Tuesday, 12 August 2008

Taphrina deformans: Peach Leaf Curl

[photos from The Fifth Kingdom Chapter 4b and Backyard Nature]

Genus: Taphrina
Family: Taphrinaceae
Order: Taphrinales

In Peach Leaf Curl the leaves become thickened, distorted and turn yellow or reddish in colour, later causing the leaves to turn brown, dusty with ascospores and to fall. Taphrina deformans also affects the flowers and peach fruits, causing them either to drop early or become crooked at the stem or develop reddish to purple, wart-like deformities on the fruit surface.

Peach Leaf Curl (Kearnseyville Tree Fruit Research and Education Centre, West Virginia University)

"the lifecycle begins with an ascospore. The ascospore itself produces smaller spores by budding. On the leaf surface these spores produce more spores by budding, and when conditions are just right the spores sprout mycelium -- maybe after two spores fuse together. The full story isn't yet known."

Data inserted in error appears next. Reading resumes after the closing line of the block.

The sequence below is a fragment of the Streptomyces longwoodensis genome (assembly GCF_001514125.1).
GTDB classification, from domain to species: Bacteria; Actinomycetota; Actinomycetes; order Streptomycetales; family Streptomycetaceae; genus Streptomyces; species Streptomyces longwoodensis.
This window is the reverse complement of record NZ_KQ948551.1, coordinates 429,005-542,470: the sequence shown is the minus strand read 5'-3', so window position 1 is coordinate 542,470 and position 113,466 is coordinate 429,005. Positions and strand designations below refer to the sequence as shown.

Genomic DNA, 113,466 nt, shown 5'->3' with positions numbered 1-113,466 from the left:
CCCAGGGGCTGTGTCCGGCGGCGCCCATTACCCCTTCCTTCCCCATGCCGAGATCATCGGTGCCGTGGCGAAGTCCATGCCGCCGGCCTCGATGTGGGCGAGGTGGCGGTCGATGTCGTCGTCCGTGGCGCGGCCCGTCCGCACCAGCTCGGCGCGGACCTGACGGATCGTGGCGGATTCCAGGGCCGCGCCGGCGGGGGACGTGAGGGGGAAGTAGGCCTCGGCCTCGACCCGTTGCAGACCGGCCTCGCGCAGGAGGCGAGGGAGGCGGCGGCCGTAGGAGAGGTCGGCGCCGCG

"The mycelium enters the leaf and works its way among the leaf's cells. At this time, while a lot of complex genetic stuff is going on inside the mycelium cells, something causes the leaf's cells to elongate, causing twisting and blistering of the leaf. Eventually certain cells of the mycelium begin enlarging, growing to such an extent that they cause the leaf's cuticle, or "skin," to burst. Now these special, enlarged mycelium cells work themselves onto the leaf's surface and form a very thin surface called the hymenium consisting of stacked-together, clublike asci. The asci rupture, releasing ascospores, and now the life cycle starts over."
[from Backyard Nature]

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